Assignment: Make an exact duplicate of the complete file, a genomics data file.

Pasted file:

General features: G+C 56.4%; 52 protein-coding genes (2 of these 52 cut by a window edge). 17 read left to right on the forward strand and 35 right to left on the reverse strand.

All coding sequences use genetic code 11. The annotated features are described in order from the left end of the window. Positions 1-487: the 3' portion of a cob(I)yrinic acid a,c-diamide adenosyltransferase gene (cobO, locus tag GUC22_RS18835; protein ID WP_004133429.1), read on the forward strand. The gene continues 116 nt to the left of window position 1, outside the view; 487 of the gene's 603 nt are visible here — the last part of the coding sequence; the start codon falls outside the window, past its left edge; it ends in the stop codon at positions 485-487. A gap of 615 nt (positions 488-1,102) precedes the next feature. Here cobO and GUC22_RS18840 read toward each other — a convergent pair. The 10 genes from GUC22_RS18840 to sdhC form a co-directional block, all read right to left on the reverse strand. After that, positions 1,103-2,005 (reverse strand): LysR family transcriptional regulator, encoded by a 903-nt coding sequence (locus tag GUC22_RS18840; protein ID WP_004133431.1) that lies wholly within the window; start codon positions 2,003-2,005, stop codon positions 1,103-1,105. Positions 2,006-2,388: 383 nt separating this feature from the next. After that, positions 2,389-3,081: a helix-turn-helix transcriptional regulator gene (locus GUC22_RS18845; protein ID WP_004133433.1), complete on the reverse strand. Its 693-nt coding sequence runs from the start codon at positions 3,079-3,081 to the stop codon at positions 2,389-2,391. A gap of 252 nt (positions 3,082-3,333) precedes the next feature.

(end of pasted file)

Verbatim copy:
General features: G+C 56.4%; 52 protein-coding genes (2 of these 52 cut by a window edge). 17 read left to right on the forward strand and 35 right to left on the reverse strand.

All coding sequences use genetic code 11. The annotated features are described in order from the left end of the window. Positions 1-487: the 3' portion of a cob(I)yrinic acid a,c-diamide adenosyltransferase gene (cobO, locus tag GUC22_RS18835; protein ID WP_004133429.1), read on the forward strand. The gene continues 116 nt to the left of window position 1, outside the view; 487 of the gene's 603 nt are visible here — the last part of the coding sequence; the start codon falls outside the window, past its left edge; it ends in the stop codon at positions 485-487. A gap of 615 nt (positions 488-1,102) precedes the next feature. Here cobO and GUC22_RS18840 read toward each other — a convergent pair. The 10 genes from GUC22_RS18840 to sdhC form a co-directional block, all read right to left on the reverse strand. After that, positions 1,103-2,005 (reverse strand): LysR family transcriptional regulator, encoded by a 903-nt coding sequence (locus tag GUC22_RS18840; protein ID WP_004133431.1) that lies wholly within the window; start codon positions 2,003-2,005, stop codon positions 1,103-1,105. Positions 2,006-2,388: 383 nt separating this feature from the next. After that, positions 2,389-3,081: a helix-turn-helix transcriptional regulator gene (locus GUC22_RS18845; protein ID WP_004133433.1), complete on the reverse strand. Its 693-nt coding sequence runs from the start codon at positions 3,079-3,081 to the stop codon at positions 2,389-2,391. A gap of 252 nt (positions 3,082-3,333) precedes the next feature.